Though the situation facing the vaquita is dire, there is hope for a “miracle” for this petite porpoise. In April 2015, Mexican President Enrique Peña Nieto announced the enactment of a two-year moratorium on gill-net fishing in the vaquita’s habitat. The government has also provided speedboats to the Navy for patrols of the marine reserve. In addition, Mexico is spending more than $30 million USD on efforts, including a net “buy-out” program, to compensate fishermen who agree to stop using gill nets, and strongly encouraging the use of other, less destructive fishing methods.
Launched in March of this year, Sea Shepherd’s inaugural Operation Milagro campaign saw great success in bringing much-needed attention to the plight of the vaquita, spawning groundbreaking efforts to protect this imperiled species. On April 18, Sea Shepherd crewmembers documented the first recorded sighting of a vaquita since 2013, shattering claims by some locals that the species is already extinct and no longer in need of protection. The resulting video made national headlines in Mexico, prompting the government to reach out to Sea Shepherd. The following month, a partnership between Sea Shepherd and the Mexican government was announced, as the two joined forces in efforts to protect the vaquita.
“Aboard the R/V Martin Sheen, Sea Shepherd has already begun to patrol the vaquita’s only habitat on Earth. We look forward to welcoming the crew of the Farley Mowat to the Gulf of California, where the vaquita needs as many watchful eyes as possible patrolling these waters to safeguard the future of this precious marine species. The Farley Mowat will allow Sea Shepherd to be even more effective in monitoring for illegal activities that threaten the vaquita,” said Captain Oona Layolle, Operation Milagro II Campaign Leader.
Sea Shepherd recently unveiled the classic new design of the Farley Mowat, a former U.S. Coast Guard 110-foot Island-class cutter, which can be seen here. Painted white with black details and lettering, and featuring Sea Shepherd’s internationally known “Jolly Roger” logo, the ship also proudly bears the logo of JP’s Peace, Love & Happiness Foundation. The Foundation was created by longtime supporter and dear friend of Sea Shepherd, John Paul DeJoria – also the co-founder of John Paul Mitchell Systems, recognized for making professional salon beauty products and for its commitment to the professional beauty industry – and supports charities that promote environmental sustainability, social responsibility and the protection of animals. DeJoria generously sponsored the purchase of the Farley Mowat, also made possible with a bequest left to Sea Shepherd by Sea Shepherd International Chair and famed Canadian writer and environmentalist Farley Mowat, who passed away in 2014. The crew of the new Farley Mowat includes Bosun Conniss Adam, a crewmember of Sea Shepherd’s original Farley Mowat vessel, active on the high seas from 2002 to 2008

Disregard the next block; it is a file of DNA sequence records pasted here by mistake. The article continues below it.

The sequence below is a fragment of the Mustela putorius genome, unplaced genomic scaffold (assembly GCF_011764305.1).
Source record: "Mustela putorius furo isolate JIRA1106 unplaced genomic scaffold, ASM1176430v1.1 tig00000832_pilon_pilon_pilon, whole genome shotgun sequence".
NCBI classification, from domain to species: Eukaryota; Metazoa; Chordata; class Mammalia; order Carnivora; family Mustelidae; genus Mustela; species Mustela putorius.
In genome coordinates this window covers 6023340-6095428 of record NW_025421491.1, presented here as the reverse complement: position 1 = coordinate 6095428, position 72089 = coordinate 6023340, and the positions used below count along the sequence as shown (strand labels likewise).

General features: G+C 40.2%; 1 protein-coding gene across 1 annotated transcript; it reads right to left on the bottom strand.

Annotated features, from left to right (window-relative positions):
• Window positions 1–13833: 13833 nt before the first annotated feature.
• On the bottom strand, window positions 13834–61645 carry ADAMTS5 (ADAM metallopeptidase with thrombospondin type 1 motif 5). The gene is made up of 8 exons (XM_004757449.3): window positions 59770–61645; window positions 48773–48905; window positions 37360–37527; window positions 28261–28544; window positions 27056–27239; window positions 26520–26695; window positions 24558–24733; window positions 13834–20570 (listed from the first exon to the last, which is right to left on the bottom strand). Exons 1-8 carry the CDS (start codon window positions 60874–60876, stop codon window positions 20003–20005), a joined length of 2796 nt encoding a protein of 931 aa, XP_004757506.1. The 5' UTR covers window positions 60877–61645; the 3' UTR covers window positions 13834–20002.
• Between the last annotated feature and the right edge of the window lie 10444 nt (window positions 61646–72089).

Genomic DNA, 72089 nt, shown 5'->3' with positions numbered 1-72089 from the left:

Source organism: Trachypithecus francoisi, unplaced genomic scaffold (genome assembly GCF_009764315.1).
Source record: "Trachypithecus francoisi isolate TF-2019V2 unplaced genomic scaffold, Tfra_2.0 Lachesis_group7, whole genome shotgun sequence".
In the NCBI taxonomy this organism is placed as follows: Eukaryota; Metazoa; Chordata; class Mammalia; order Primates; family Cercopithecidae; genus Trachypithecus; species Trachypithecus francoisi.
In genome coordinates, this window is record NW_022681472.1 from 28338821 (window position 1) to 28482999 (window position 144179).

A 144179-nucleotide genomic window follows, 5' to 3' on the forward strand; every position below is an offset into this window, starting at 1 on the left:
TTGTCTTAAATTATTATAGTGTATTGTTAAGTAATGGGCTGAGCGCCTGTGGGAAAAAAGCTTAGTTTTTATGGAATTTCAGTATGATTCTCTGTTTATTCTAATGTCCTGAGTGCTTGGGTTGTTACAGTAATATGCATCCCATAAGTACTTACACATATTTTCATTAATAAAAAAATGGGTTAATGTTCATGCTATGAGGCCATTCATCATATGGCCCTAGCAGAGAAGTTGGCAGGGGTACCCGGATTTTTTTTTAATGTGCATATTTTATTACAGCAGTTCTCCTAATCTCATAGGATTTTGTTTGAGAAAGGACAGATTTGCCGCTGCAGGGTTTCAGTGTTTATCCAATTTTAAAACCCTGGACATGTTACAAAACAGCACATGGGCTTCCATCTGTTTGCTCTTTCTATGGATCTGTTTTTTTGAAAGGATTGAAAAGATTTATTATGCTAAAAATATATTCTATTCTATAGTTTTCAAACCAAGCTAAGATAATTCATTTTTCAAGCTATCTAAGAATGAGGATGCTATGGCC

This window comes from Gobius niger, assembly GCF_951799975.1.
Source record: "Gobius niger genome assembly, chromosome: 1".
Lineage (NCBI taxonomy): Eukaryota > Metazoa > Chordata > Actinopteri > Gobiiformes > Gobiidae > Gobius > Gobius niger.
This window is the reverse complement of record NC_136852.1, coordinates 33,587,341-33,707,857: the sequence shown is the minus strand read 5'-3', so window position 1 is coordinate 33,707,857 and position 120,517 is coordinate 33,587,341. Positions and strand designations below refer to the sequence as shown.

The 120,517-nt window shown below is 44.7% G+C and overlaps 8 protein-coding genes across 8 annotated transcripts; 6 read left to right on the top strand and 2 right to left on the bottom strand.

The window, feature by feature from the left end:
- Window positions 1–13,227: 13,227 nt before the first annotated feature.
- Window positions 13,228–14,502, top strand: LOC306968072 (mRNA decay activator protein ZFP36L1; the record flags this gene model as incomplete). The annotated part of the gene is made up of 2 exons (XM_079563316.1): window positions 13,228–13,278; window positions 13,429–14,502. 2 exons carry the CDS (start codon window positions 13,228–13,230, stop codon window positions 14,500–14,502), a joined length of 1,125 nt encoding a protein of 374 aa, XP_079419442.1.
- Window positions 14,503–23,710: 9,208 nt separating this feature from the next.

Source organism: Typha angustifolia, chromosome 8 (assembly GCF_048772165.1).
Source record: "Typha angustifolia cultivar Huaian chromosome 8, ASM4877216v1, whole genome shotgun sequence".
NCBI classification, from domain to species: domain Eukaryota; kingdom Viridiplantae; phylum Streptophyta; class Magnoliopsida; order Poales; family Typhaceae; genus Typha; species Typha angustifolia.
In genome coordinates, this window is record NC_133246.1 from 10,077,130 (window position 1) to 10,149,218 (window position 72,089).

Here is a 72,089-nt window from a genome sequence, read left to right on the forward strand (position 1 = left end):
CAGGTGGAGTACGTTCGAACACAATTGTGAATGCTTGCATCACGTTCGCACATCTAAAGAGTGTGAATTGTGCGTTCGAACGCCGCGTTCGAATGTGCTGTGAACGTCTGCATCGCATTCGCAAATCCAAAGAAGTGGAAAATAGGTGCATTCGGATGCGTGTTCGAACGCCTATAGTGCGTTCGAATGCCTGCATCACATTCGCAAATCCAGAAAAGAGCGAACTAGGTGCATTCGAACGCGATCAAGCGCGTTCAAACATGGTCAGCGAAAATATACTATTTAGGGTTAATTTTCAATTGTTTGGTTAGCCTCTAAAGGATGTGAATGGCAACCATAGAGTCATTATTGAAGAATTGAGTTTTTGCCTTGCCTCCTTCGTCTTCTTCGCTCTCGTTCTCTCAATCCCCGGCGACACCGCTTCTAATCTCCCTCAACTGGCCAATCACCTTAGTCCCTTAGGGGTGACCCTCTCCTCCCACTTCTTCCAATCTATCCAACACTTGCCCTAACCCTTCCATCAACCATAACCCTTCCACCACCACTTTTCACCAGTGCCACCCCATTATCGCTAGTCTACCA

The crew of the Farley Mowat will depart from Tampa, Fla. to join Operation Milagro II soon after hosting the first-ever public ship tours of the new Sea Shepherd vessel Saturday, Dec. 12 through Tuesday, Dec. 15 at the Tampa Convention Center. On these dates, tours will be free and open to the public from 9 am – 6 pm local time.